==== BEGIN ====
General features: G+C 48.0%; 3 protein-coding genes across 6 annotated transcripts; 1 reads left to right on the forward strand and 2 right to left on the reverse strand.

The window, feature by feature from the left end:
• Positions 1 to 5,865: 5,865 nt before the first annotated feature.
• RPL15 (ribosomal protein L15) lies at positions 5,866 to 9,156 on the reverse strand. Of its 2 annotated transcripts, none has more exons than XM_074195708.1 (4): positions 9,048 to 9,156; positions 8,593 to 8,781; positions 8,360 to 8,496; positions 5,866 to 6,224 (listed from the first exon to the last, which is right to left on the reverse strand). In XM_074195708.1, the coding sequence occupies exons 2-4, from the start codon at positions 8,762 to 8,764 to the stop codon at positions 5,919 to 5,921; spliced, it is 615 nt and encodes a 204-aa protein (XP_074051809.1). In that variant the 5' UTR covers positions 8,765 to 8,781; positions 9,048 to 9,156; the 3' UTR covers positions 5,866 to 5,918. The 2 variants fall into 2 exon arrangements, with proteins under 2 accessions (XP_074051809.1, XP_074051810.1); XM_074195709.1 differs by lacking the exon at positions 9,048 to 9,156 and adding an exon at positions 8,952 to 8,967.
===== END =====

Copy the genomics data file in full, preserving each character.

General features: G+C 48.0%; 3 protein-coding genes across 6 annotated transcripts; 1 reads left to right on the forward strand and 2 right to left on the reverse strand.

The window, feature by feature from the left end:
• Positions 1 to 5,865: 5,865 nt before the first annotated feature.
• RPL15 (ribosomal protein L15) lies at positions 5,866 to 9,156 on the reverse strand. Of its 2 annotated transcripts, none has more exons than XM_074195708.1 (4): positions 9,048 to 9,156; positions 8,593 to 8,781; positions 8,360 to 8,496; positions 5,866 to 6,224 (listed from the first exon to the last, which is right to left on the reverse strand). In XM_074195708.1, the coding sequence occupies exons 2-4, from the start codon at positions 8,762 to 8,764 to the stop codon at positions 5,919 to 5,921; spliced, it is 615 nt and encodes a 204-aa protein (XP_074051809.1). In that variant the 5' UTR covers positions 8,765 to 8,781; positions 9,048 to 9,156; the 3' UTR covers positions 5,866 to 5,918. The 2 variants fall into 2 exon arrangements, with proteins under 2 accessions (XP_074051809.1, XP_074051810.1); XM_074195709.1 differs by lacking the exon at positions 9,048 to 9,156 and adding an exon at positions 8,952 to 8,967.